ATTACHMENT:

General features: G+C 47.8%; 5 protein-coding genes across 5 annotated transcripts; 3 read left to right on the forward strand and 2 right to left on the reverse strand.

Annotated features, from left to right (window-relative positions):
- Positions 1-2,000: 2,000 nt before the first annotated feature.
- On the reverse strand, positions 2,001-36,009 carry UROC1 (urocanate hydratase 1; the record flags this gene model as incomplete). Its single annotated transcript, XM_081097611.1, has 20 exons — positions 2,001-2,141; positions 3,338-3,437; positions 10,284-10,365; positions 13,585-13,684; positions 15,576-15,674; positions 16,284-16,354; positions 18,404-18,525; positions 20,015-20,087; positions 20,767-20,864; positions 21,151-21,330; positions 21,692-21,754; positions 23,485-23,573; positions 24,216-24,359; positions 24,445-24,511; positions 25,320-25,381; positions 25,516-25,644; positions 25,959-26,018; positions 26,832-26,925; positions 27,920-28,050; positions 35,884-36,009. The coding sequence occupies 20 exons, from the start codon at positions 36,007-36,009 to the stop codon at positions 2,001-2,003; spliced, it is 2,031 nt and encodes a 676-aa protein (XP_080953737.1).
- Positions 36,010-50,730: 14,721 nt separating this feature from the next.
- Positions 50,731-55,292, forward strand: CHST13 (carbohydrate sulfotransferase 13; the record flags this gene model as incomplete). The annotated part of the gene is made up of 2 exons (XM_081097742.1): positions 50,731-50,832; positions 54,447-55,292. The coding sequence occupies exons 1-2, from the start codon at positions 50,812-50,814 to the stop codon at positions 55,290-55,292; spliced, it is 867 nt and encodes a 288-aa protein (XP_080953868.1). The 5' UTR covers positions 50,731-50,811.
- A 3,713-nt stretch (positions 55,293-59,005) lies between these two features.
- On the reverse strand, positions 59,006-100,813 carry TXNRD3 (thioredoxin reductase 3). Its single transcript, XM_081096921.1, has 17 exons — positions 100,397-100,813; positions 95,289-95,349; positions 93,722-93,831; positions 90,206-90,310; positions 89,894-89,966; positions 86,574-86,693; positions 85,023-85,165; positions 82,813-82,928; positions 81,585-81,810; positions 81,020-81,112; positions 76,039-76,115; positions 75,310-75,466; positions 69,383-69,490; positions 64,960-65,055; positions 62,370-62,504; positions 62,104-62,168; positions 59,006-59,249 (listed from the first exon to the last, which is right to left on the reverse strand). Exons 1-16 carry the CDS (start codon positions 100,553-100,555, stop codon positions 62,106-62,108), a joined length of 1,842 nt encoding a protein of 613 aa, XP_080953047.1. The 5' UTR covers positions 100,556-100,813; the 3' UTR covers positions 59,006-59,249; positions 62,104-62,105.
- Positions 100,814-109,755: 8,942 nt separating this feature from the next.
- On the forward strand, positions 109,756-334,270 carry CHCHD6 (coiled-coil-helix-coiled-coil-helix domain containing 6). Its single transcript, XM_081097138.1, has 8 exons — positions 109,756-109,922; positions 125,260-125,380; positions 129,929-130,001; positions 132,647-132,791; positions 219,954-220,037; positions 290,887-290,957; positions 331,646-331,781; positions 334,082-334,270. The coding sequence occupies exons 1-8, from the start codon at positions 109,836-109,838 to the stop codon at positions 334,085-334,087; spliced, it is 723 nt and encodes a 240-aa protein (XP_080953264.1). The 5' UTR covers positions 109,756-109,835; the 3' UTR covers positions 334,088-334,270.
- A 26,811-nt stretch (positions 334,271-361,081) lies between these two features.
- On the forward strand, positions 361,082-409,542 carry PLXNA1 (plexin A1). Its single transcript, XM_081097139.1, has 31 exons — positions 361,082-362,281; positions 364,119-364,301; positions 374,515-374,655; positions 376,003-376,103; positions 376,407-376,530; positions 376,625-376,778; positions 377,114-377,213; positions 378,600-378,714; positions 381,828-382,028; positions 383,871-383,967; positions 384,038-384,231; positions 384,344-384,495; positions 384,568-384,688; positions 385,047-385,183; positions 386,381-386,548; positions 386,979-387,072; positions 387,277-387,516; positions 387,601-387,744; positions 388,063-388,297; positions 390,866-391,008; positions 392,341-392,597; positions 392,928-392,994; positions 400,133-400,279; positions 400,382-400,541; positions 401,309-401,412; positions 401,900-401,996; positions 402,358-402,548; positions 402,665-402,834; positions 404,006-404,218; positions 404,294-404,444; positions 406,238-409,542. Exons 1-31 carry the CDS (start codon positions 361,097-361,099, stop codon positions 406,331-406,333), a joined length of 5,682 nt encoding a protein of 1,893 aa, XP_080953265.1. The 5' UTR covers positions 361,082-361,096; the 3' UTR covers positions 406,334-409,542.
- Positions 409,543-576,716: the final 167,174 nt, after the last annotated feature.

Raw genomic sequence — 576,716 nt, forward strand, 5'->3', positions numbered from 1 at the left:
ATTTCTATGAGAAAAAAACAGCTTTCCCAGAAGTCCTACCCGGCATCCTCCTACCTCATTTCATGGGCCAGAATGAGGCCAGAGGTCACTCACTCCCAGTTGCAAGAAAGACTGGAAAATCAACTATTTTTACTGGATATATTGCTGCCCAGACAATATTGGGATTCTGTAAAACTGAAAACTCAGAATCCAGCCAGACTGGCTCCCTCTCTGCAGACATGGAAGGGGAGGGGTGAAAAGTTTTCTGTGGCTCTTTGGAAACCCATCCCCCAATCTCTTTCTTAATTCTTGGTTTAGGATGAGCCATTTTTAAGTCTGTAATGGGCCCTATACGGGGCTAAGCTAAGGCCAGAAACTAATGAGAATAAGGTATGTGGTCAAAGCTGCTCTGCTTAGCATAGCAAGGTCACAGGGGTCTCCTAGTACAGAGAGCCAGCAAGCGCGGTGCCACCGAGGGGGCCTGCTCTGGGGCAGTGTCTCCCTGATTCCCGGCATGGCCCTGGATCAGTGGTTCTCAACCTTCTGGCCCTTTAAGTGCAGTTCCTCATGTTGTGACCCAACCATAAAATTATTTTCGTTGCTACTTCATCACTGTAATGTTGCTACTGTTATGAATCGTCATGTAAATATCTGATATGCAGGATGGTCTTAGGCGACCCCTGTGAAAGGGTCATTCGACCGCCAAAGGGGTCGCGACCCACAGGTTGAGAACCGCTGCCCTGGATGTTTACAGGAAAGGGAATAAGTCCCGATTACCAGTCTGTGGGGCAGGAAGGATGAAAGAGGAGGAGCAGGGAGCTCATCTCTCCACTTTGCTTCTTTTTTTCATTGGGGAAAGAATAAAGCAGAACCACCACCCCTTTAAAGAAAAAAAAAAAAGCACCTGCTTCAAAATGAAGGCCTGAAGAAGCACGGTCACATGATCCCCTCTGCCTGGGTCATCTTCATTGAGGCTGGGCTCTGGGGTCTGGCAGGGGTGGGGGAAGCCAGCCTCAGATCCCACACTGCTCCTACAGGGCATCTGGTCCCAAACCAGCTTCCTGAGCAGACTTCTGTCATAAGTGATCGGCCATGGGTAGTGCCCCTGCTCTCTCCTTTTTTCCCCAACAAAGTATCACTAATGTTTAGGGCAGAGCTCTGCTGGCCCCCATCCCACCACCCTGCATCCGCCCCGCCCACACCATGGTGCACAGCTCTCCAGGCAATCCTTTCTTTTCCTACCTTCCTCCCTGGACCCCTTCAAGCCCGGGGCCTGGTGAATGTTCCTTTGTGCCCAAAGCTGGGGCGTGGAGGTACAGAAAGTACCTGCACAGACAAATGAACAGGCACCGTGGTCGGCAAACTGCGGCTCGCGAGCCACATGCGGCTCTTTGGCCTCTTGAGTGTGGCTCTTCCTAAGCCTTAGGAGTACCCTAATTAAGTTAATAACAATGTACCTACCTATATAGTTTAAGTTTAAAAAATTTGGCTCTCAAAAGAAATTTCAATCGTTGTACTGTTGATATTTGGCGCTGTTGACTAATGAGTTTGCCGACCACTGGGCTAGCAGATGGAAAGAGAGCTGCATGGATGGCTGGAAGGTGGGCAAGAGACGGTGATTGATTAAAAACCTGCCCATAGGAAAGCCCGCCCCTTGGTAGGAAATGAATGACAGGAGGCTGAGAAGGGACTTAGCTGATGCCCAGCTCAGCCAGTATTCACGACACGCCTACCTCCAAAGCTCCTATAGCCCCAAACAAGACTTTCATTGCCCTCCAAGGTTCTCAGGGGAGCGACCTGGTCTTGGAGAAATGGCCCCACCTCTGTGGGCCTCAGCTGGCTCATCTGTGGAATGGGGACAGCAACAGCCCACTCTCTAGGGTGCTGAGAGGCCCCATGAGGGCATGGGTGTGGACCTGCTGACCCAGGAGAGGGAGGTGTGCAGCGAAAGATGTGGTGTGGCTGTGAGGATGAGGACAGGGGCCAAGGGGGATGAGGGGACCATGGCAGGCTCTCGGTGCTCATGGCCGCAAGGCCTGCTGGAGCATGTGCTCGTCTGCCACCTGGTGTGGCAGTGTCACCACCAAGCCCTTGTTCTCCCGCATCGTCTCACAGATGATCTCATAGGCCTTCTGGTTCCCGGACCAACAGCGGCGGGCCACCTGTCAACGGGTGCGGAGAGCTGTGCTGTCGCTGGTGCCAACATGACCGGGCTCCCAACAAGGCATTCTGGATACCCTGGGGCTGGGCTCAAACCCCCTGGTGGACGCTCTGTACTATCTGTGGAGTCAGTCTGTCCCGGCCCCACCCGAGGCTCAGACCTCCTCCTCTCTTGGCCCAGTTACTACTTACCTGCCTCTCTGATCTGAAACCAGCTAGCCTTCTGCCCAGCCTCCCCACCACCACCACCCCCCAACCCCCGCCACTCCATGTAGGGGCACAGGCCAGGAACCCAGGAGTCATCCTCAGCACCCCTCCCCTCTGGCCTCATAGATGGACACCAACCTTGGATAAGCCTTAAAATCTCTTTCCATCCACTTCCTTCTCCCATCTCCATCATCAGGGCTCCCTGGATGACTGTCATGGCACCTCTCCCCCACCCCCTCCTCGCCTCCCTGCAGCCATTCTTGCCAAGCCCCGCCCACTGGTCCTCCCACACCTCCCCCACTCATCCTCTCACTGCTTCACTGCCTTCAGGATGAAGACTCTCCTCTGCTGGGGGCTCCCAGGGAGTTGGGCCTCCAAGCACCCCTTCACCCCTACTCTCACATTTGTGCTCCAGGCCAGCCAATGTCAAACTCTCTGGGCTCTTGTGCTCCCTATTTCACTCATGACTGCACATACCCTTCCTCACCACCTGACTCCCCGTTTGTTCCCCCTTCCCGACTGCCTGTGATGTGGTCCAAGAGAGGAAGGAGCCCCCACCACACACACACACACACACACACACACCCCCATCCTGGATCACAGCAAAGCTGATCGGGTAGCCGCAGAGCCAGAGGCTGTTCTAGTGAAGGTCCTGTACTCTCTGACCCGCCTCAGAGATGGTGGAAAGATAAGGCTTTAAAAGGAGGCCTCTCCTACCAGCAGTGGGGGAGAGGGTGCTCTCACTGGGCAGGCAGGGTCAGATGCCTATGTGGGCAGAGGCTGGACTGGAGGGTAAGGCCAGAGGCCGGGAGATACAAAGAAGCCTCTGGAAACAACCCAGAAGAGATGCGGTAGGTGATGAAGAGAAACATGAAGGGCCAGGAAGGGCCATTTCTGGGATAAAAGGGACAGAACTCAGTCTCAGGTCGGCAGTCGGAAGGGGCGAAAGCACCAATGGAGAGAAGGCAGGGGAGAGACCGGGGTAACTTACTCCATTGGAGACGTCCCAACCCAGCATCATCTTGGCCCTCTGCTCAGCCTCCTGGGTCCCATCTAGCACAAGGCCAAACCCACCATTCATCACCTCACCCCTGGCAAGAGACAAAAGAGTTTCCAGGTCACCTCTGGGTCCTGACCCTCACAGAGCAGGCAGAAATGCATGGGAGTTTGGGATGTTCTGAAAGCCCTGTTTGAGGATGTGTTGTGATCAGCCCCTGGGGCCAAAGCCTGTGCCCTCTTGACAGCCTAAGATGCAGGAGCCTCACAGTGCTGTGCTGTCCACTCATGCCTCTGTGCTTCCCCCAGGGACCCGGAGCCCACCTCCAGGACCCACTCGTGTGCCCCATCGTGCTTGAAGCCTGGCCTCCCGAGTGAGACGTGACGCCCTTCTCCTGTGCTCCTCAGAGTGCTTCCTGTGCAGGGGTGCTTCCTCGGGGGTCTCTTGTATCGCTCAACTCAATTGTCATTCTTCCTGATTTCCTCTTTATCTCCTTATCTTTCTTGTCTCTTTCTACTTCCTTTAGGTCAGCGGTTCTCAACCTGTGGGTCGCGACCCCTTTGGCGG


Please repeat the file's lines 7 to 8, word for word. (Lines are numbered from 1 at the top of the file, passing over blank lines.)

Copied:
- A 3,713-nt stretch (positions 55,293-59,005) lies between these two features.
- On the reverse strand, positions 59,006-100,813 carry TXNRD3 (thioredoxin reductase 3). Its single transcript, XM_081096921.1, has 17 exons — positions 100,397-100,813; positions 95,289-95,349; positions 93,722-93,831; positions 90,206-90,310; positions 89,894-89,966; positions 86,574-86,693; positions 85,023-85,165; positions 82,813-82,928; positions 81,585-81,810; positions 81,020-81,112; positions 76,039-76,115; positions 75,310-75,466; positions 69,383-69,490; positions 64,960-65,055; positions 62,370-62,504; positions 62,104-62,168; positions 59,006-59,249 (listed from the first exon to the last, which is right to left on the reverse strand). Exons 1-16 carry the CDS (start codon positions 100,553-100,555, stop codon positions 62,106-62,108), a joined length of 1,842 nt encoding a protein of 613 aa, XP_080953047.1. The 5' UTR covers positions 100,556-100,813; the 3' UTR covers positions 59,006-59,249; positions 62,104-62,105.